Wireless interference is one of those things that we tend to not think about, because, well, we can’t see it. But routers are all over the place, sometimes several in a room when you’re in an office, conference, or campus — and make no mistake, it’s an epic battle at the frequencies they share.
Some enterprising researchers have found a way to make those routers work together, though. Dina Katabi and his team at MIT”s Computer Science and Artificial Intelligence Laboratory call it MegaMIMO 2.0, and they claim some pretty serious improvements: three times better data transfer speeds and doubled range.
“In today’s wireless world, you can’t solve spectrum crunch by throwing more transmitters at the problem, because they will all still be interfering with one another,” said MIT grad student and lead author Ezzeldin Hamed. “The answer is to have all those access points work with each other simultaneously to efficiently use the available spectrum.”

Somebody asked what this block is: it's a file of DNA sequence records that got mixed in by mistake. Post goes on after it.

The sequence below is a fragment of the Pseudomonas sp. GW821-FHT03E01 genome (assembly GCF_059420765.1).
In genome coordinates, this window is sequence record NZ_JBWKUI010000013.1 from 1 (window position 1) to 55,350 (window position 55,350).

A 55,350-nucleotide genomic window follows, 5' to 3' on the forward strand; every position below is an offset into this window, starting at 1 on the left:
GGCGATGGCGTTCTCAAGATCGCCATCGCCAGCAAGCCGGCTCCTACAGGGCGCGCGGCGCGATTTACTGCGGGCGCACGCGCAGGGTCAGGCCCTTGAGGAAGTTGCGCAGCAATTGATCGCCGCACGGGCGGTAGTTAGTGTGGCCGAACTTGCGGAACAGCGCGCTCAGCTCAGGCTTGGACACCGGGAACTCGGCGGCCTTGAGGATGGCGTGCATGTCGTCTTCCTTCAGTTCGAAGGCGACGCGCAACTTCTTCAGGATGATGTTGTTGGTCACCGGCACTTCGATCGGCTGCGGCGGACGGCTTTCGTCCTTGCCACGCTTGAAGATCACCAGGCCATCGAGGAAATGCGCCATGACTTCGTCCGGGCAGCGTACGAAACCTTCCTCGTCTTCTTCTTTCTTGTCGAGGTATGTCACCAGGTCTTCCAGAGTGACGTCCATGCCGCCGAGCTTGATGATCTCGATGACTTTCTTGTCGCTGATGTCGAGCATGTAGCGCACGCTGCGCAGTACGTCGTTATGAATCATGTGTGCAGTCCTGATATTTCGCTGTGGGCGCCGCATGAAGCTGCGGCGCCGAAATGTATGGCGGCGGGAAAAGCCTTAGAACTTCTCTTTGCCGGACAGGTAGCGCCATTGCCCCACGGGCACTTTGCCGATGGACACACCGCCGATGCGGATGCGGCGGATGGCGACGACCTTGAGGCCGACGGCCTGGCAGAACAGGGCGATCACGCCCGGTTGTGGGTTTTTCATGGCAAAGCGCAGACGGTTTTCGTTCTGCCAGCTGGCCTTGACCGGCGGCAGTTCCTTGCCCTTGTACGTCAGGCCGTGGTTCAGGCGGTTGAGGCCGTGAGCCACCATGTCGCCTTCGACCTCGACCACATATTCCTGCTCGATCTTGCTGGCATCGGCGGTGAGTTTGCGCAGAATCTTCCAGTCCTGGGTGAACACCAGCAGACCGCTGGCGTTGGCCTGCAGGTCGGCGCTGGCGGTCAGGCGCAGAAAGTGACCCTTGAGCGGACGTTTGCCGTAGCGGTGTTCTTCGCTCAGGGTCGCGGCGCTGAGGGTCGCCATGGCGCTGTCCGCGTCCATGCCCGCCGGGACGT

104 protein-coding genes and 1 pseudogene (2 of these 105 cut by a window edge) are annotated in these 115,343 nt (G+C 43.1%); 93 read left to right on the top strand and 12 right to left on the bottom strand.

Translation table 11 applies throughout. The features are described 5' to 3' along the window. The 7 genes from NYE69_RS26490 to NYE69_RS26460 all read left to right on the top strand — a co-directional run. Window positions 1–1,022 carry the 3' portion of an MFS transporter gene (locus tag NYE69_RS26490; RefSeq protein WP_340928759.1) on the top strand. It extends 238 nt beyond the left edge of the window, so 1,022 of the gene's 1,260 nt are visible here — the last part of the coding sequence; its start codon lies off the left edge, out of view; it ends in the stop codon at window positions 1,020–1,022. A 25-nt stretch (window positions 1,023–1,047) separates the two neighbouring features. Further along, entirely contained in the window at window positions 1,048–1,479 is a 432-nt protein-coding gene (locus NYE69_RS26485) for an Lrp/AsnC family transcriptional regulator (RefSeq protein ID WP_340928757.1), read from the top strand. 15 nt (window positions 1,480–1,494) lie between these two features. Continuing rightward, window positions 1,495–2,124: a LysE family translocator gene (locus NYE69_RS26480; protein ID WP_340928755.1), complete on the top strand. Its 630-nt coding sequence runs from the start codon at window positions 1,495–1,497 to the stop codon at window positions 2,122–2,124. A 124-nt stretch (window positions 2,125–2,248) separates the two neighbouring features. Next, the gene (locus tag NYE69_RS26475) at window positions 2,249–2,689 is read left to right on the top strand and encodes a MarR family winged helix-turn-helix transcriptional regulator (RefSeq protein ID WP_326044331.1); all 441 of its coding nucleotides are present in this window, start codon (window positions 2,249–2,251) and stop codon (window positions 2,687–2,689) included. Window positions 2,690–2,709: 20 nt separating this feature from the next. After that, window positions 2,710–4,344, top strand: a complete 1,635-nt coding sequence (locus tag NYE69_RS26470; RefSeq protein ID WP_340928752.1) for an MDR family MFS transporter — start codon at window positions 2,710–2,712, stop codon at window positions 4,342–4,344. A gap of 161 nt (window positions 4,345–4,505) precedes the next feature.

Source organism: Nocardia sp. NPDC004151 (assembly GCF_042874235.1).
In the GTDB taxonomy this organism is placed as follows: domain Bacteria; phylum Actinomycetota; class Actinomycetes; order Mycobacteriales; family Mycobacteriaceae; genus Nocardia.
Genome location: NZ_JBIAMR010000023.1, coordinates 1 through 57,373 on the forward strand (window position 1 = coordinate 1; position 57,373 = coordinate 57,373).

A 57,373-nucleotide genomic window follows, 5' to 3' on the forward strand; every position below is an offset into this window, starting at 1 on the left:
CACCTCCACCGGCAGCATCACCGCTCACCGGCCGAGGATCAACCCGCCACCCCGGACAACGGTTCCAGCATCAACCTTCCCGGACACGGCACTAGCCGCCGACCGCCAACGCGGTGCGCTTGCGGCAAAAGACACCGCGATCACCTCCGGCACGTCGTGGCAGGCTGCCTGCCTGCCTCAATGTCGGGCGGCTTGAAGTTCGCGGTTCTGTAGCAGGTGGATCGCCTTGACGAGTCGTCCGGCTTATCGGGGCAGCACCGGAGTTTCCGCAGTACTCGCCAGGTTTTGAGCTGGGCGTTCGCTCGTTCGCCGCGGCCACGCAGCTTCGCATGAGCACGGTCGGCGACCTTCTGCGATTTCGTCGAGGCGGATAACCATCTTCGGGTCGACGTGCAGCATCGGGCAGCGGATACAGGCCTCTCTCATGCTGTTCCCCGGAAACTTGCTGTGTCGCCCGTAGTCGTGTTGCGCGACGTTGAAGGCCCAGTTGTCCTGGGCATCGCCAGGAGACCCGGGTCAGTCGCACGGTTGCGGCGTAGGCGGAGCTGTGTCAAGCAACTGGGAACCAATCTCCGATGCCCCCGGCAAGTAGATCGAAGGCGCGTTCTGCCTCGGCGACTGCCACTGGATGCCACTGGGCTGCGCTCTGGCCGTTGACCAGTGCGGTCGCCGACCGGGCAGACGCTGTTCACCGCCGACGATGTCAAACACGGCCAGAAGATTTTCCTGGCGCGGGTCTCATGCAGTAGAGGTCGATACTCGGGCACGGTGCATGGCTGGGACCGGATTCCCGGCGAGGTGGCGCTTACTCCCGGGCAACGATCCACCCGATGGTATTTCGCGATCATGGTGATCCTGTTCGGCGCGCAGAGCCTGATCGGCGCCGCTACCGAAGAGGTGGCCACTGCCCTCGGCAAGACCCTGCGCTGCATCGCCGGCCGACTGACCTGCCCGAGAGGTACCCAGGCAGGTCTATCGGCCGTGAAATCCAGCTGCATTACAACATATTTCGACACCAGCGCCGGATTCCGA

Essentially the team created a technique for letting multiple routers harmoniously send multiple streams of data to multiple targets without those streams crossing. It’s done by aligning the phase of the transmissions — look, don’t question it, it’s science. The specifics can be found in the paper describing the method, Real-time Distributed MIMO Systems, which will be presented next week at SIGCOMM.
It does require custom hardware at this point, but nothing outlandish or big. It’s also “soon-to-be-commercialized,” which could mean integration with established router or making a brand new one — and the team also notes that the same technique could be applied to cellular networks, although of course it would require a bit of tweaking.
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